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This was from ‘early’ in the day!

The next few weeks are going to be a race to do everything in Norwich that I’ve wanted to see/try but never gotten around to, such as the Plantation Gardens. It also alarms me how many of my Norwich Bucket List items involve trying different food establishments.

My tenancy ends in mid-June so I’ll be moving back home before graduation and then coming back for Grad Week; hopefully staying on the floor of a friend’s place as quite a few of them are staying in Norwich.

I’m a strange mixture of devastated to be leaving Norwich but also ready to go – and I’m still trying to understand how I can be both simultaneously. But this fine city has been very good to me so I am glad that with my friends staying here I will have good cause to return.

5 Reasons to Choose UEA

 

Today I booked my Graduation ceremony which feels like a pretty large milestone on the way to finishing my time at UEA. To mis-quote Jane Eyre, ‘I love this university, I grieve to leave it’, but before I move on to pastures new I want to make a brief list of the 5 things that have made UEA so brilliant for me.

  1. Its Academic Excellence

A degree is an investment of time, money and love, so you want to make sure you’re putting it somewhere worth it. Lots of universities boast about their research excellence (which is very important) but it doesn’t mean much for a potential undergraduate if they never get to see or have time with the experts in their field. UEA balances this need for high research standards with a commitment to fantastic teaching. My tutors have been so supportive, especially this last year when I was applying for Masters degrees, and I couldn’t have achieved the grades and MA offers I have without them.

(Also worth noting: UEA is currently ranked 14th in the UK by the Complete University guide!)

  1. Its location in a UNESCO City of Literature

Perhaps more of interest to those pursuing literature related degrees, but the rich culture of Norwich is available to all students. I’ve met some of my childhood heroes (Stephen Fry, Mary Beard, Simon Armitage) and had the opportunity to be in an environment where the production of award winning literature is considered the norm. The city is constantly buzzing with arts and heritage events, and you can’t walk through UEA without tripping over an up-and-coming poet. All of this makes UEA and Norwich an exciting place to be.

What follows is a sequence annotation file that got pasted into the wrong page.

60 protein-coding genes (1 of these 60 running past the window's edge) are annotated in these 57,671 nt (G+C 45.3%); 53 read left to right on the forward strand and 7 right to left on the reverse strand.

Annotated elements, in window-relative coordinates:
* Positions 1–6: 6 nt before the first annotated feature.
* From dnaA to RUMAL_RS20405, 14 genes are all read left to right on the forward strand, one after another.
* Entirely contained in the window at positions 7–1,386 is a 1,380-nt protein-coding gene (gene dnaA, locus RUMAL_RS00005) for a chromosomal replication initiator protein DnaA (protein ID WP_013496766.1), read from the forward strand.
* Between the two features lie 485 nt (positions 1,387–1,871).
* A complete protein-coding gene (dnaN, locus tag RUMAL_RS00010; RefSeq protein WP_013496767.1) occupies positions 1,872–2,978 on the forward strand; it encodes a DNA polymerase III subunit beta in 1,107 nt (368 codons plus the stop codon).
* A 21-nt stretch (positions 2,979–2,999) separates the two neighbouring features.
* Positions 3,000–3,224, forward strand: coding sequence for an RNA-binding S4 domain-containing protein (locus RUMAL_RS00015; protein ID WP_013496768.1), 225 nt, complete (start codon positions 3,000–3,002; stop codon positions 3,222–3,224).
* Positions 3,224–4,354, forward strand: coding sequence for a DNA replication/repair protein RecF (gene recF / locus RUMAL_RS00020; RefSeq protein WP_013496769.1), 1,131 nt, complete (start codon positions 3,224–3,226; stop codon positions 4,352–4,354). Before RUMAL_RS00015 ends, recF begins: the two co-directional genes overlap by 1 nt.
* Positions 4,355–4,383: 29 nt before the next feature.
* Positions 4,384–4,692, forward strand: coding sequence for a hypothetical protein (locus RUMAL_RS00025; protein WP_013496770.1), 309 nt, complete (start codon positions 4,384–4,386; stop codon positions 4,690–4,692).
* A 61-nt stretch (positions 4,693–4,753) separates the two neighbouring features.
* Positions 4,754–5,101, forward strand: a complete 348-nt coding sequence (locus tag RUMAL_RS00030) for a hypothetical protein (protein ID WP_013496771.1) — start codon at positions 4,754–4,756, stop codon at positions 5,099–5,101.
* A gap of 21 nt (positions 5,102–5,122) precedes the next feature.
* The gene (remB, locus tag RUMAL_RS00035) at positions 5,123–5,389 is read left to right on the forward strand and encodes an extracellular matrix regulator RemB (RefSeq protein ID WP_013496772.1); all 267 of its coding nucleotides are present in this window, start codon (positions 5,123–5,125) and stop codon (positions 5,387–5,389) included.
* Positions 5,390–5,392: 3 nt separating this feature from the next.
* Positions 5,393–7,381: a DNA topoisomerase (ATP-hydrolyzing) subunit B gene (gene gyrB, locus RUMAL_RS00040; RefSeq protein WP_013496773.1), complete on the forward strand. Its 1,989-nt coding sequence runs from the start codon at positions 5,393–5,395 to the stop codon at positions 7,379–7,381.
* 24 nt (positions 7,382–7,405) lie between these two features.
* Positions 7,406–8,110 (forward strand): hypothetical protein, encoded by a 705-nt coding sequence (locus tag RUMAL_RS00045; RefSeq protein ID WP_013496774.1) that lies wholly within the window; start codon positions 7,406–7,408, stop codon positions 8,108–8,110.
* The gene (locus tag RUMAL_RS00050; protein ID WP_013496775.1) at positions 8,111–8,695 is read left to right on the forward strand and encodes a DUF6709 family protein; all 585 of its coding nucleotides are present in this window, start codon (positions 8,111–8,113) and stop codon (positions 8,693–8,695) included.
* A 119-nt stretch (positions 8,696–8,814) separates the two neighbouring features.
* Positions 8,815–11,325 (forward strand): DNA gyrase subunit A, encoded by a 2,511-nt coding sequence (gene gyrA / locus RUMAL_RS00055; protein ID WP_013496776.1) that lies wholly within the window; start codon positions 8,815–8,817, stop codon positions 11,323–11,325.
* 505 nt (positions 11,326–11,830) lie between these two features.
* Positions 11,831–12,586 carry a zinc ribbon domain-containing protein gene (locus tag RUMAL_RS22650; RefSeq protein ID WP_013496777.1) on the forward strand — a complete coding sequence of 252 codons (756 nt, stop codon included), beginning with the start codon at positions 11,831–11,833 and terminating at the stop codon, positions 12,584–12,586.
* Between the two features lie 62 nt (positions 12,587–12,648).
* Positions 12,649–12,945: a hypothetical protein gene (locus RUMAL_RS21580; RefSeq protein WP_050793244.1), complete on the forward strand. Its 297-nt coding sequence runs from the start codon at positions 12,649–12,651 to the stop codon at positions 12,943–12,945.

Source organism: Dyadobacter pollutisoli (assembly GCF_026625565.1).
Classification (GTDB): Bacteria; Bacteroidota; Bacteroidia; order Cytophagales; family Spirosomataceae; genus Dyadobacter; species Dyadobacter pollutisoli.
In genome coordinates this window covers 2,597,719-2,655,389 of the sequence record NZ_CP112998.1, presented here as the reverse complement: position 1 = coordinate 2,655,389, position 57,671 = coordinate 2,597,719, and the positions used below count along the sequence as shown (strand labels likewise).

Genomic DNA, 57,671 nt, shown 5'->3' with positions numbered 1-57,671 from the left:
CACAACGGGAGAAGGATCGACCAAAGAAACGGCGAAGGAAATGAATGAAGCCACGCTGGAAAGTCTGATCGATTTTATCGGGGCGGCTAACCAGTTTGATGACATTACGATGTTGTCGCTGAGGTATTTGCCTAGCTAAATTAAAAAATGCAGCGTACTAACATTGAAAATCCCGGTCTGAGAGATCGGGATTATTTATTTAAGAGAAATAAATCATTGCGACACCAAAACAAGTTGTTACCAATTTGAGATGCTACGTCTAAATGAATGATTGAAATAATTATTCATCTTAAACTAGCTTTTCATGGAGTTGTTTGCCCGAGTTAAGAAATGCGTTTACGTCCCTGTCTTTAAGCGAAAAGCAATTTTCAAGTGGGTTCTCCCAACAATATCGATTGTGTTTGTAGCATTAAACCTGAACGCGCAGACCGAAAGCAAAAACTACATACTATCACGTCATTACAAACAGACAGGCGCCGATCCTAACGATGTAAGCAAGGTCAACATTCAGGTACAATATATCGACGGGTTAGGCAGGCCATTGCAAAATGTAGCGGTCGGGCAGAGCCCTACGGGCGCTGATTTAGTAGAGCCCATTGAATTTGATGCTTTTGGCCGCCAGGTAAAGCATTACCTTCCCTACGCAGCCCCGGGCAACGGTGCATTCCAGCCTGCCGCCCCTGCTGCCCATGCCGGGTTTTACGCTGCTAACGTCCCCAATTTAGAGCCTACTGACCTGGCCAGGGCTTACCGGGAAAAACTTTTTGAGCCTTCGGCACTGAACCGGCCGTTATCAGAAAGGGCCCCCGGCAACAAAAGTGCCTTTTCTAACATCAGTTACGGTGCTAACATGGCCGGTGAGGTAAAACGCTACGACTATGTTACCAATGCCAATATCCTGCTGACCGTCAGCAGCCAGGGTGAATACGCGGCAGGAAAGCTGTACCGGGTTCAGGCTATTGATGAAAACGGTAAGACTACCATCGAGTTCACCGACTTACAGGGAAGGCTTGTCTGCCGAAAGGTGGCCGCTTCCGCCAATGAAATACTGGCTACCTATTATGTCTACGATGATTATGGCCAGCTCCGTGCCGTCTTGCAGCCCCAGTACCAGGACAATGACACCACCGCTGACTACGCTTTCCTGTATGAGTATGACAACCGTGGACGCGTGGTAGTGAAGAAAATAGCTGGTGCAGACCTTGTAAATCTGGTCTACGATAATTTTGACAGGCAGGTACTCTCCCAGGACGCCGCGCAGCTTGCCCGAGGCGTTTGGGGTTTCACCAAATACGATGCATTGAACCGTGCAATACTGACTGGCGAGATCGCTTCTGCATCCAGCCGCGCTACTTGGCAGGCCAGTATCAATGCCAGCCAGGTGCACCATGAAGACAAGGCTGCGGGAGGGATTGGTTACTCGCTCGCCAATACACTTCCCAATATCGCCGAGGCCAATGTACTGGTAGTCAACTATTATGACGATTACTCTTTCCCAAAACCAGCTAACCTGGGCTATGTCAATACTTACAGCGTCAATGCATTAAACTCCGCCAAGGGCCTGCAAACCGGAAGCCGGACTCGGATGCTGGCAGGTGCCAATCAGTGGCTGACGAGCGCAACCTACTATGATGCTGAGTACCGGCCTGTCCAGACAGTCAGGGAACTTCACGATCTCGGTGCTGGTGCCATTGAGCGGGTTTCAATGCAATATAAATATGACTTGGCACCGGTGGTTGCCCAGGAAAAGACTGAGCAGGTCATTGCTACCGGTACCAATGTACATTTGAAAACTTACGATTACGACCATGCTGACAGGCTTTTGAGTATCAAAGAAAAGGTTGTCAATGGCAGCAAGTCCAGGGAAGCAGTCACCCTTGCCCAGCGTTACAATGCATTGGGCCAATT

1. The beauty of Norwich and the campus

Norwich is a beautiful medieval city where you can see wall paintings from the middle ages next to modern installations such as The Tunnel of Light.

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We have a colourful market and cobbled streets full of independent shops and boutiques. But if city life isn’t your thing then we have the stunning UEA grounds including our award-winning architecture (although admittedly it’s architecture of the marmite variety – you’ll love it or you’ll hate it). What I may miss more than anything is looking out across the lake, which is captivating in every season, when I should be studying.

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  1. The Student Union + opportunities

What you do outside of your classes at uni is almost as important as your degree, and at UEA there is just so much to do. We have over 200 societies and clubs, so whether you’re into football or theatre you’ll find the people for you.

  1. UEA’s ‘Do Different’ attitude

But most of all it’s the fact that we take pride in doing things a bit differently which makes UEA so special. Our motto is ‘Do Different’ and that’s what we’re encouraged to do. We’re a university of innovation rather than tradition so you’re never held back by attitudes of ‘well, this is how we’ve always done it’.

I once saw a piece of footage in which Denys Lasdun, the architect who designed the original campus, said that he had built UEA with students’ happiness in mind. What he said stuck with me and, all these years later, I think his vision is still being honoured today.

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If you’d like to hear more about why UEA is so loved by its students please also have a read of Anne-Sophie’s fab piece ‘Why UEA?’.